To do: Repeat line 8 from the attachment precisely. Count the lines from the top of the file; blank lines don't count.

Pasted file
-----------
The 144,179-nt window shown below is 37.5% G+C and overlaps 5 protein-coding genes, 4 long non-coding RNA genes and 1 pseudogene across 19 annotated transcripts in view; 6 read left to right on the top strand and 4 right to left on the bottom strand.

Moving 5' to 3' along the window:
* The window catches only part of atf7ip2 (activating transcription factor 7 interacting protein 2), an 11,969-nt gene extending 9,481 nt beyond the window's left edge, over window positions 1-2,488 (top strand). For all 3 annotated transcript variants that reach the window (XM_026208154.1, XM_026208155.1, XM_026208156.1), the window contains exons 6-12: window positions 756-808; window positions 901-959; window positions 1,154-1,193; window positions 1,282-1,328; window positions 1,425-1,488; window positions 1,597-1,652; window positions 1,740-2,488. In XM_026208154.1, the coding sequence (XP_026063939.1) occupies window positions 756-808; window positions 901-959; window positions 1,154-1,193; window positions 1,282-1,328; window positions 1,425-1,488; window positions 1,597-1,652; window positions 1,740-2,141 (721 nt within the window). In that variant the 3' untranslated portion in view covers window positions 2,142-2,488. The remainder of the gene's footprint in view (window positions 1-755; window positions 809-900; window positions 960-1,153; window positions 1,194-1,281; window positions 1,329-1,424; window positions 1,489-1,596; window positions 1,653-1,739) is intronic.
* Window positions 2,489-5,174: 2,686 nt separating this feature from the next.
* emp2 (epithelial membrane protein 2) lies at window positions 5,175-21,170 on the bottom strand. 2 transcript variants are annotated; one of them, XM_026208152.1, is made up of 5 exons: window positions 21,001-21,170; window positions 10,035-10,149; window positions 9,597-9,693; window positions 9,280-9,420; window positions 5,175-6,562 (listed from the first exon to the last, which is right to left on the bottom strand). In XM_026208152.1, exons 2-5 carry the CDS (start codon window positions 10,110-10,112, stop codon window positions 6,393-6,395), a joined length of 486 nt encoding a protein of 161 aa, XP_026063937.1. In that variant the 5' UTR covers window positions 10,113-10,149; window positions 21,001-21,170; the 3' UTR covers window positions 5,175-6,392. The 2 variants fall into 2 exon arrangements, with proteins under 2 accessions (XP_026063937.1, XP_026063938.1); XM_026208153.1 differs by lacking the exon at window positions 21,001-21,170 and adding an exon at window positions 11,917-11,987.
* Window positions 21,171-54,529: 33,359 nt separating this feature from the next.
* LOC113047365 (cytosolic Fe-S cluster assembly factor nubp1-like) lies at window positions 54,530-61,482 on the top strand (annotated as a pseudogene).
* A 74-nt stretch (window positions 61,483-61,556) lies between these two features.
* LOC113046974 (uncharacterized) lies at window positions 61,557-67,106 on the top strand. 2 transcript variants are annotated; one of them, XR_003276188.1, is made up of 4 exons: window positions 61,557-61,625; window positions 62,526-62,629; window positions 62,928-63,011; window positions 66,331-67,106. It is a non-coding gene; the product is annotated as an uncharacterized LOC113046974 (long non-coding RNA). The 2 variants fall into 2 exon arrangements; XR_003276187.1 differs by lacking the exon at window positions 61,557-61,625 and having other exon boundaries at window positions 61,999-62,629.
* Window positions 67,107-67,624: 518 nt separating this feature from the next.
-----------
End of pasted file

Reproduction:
* A 74-nt stretch (window positions 61,483-61,556) lies between these two features.